Apple can solve our Face ID mask woes by stealing one of Android’s best features

If you own an iPhone X or later and have gone out into the world recently, you probably noticed an unfortunate side effect of the new mask-wearing culture: Face ID doesn’t work.

It is more of a feature than a bug, but the fact of the matter is that if Apple’s True Depth camera system can’t scan your whole face, it won’t unlock your phone. If you’re wearing a mask like most stores and restaurants require, you’re left typing in your passcode whenever you want to check your shopping list or pay your bill.

Apple offered up a workaround with the recent iOS 13.5 update, but it’s hardly a fix. Now, instead of waiting for Face ID to fail a couple times before the passcode screen pops up, you can swipe up from the bottom of the screen to quickly enter your code. That makes things a little less infuriating, but still not ideal.

This isn’t as much of an issue on the Pixel 4 Android phone, and not just because way fewer people own one. While Face unlock is just as wonky as Face ID when wearing a mask, Android has a system in place that lets you bypass it while still respecting your phone’s security and privacy. It’s called Smart Lock, and it’s perfect for these times.

Smart Lock has been around since the days of Android Lollipop but it’s never been more useful. You can set your phone to stay unlocked based on a variety of factors, including whether you’re carrying it or listening to music on a pair of wireless earbuds:

  • On-Body Detection: Keeps your phone unlocked when it’s in your pocket or close by.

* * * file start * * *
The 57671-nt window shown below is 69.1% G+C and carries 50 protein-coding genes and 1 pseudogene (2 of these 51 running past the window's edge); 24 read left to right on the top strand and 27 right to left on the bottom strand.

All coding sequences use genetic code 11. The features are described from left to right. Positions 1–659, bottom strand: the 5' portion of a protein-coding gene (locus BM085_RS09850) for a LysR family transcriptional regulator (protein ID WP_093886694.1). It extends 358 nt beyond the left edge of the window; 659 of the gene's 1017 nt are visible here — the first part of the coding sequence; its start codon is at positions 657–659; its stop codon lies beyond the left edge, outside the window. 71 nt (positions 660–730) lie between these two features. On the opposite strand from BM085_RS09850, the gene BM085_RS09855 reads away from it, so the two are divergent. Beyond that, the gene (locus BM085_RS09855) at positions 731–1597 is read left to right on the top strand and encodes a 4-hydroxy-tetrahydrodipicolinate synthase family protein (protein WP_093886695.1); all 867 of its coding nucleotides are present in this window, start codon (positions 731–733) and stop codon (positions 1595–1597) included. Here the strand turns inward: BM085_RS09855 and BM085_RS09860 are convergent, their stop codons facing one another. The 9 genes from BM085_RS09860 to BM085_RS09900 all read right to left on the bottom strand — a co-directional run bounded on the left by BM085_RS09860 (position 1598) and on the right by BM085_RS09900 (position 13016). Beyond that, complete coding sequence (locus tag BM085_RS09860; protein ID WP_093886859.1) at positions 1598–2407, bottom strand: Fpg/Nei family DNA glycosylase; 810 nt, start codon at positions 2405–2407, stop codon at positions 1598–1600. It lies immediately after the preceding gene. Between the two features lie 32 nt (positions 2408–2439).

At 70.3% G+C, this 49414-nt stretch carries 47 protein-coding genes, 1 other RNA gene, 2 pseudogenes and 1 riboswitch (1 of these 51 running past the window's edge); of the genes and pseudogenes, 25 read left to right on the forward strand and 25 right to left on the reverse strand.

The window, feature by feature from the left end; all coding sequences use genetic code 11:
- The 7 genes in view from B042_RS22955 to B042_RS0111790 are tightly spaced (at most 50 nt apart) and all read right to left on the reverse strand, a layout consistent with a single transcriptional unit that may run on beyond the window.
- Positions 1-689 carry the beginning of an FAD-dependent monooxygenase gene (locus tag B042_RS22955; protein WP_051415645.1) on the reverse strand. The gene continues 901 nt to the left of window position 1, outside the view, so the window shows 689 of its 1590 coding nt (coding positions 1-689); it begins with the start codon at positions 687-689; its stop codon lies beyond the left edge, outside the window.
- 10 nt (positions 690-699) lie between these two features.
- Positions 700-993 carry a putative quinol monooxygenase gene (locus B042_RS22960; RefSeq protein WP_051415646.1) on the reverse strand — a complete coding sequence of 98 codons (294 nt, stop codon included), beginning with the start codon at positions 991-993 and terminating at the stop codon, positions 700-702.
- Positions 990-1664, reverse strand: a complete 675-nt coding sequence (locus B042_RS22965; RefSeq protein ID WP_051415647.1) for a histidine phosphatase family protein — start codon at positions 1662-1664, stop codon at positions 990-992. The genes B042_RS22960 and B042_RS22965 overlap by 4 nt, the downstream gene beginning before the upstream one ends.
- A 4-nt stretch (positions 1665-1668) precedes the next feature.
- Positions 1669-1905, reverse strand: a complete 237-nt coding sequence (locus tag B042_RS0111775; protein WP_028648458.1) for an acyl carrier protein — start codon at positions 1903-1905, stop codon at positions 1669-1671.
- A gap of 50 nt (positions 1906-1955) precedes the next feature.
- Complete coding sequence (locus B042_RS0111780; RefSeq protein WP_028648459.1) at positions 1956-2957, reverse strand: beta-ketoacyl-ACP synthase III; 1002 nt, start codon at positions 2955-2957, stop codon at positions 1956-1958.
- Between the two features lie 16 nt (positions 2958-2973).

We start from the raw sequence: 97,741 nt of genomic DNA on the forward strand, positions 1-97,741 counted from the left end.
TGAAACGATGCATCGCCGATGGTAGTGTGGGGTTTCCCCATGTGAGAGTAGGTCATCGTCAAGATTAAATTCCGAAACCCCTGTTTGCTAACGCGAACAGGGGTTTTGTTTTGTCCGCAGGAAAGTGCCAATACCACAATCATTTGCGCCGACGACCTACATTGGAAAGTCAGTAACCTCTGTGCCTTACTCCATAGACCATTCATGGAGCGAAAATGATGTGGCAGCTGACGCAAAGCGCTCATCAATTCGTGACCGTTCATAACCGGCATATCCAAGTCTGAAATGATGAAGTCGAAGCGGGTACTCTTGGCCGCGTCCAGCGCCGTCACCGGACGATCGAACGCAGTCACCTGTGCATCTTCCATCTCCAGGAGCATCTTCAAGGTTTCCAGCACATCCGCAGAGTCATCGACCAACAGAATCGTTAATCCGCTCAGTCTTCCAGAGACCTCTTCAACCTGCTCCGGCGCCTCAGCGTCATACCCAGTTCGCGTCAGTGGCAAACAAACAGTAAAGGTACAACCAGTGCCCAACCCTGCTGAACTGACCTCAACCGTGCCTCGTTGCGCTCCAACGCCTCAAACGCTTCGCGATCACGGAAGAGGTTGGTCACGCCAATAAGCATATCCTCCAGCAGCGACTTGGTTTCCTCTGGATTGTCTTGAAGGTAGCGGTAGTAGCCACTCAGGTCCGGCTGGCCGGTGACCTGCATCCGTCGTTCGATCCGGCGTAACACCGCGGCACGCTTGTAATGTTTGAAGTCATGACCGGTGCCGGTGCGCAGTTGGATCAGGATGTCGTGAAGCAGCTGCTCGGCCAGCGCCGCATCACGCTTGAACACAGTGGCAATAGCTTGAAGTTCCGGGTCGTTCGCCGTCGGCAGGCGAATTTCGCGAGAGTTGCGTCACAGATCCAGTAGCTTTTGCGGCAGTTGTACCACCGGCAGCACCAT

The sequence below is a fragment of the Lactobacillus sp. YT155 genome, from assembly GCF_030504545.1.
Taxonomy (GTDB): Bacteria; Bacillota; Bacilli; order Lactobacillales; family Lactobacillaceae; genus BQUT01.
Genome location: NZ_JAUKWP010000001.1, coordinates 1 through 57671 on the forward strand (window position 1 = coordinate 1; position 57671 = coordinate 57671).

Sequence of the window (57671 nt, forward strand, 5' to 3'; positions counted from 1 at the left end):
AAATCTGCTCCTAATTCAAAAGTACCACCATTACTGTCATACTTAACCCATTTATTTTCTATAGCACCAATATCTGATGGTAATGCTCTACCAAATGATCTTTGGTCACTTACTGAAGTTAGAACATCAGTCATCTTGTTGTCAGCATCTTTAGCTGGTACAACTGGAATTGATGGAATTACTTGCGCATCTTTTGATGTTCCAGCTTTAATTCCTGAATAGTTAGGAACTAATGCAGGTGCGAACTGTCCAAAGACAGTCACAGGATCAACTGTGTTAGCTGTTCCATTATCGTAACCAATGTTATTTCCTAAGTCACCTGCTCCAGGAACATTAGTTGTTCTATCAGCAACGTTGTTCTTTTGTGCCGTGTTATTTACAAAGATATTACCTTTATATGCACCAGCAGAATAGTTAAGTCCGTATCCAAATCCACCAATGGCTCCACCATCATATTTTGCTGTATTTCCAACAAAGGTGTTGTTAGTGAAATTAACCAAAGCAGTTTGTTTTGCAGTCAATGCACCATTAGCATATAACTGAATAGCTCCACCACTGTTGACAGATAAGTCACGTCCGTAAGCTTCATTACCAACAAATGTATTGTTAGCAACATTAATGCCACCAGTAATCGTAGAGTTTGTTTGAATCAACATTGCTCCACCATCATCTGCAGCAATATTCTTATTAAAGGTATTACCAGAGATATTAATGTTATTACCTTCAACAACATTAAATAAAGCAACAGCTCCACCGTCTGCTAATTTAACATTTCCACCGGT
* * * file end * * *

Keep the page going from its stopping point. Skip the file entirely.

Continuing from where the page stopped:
Trusted Places: Lets you add a location (like your home) where your phone will always stay unlocked.

    Trusted Devices: Recognizes a paired Bluetooth device and keeps your phone unblocked when it’s active.

Even before I had to wear a mask, Smart Lock was one of Android’s best features, and it’s been on my iOS wishlist for years. I understand why Apple might be reluctant to embrace it, but short of training its Face ID algorithm to forgive face coverings—which would seriously undermine the security of the system—a Smart Unlock-style system in iOS 14 would be a great way to mitigate the Face ID frustrations caused by COVID-19.

android smart lock IDG

Smart Lock for Android allows you to keep your phone unlocked based on location, movement, or the presence of a Bluetooth device.

Apple probably would make it as “open” as Android does, but even if it was just limited to its own products, it would still be incredibly useful. That way, your phone would stay unlocked as long as you were wearing your AirPods and Apple Watch, so it wouldn’t matter if you were wearing a mask. Your iPhone would stay unlocked in the store or on a run and bypass the lock screen altogether.

Apple already has a similar system in place on the Mac called Auto Unlock. If you have a mid-2013 or later Mac running macOS High Sierra or later, your Apple Watch can instantly unlock your Mac when it wakes from sleep, eliminating the need to type a passcode or reach over to use Touch ID. Your Mac simply recognizes that your Apple Watch is on your wrist and unlocked, and bypass its own lock mode.

Auto Unlock for iPhone is tailor-made for Apple and the iPhone in 2020. Not only would it solve the Face ID mask issue, it would also encourage two-factor authentication and could spur sales of Apple’s wearables alongside new iPhone purchases.

Smart Lock (or Auto Unlock as Apple would likely call it) is a long-overdue feature, but since it’s looking like face masks are going to be the new normal for a while, the timing would be perfect for an iOS 14 release.

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PCWorld

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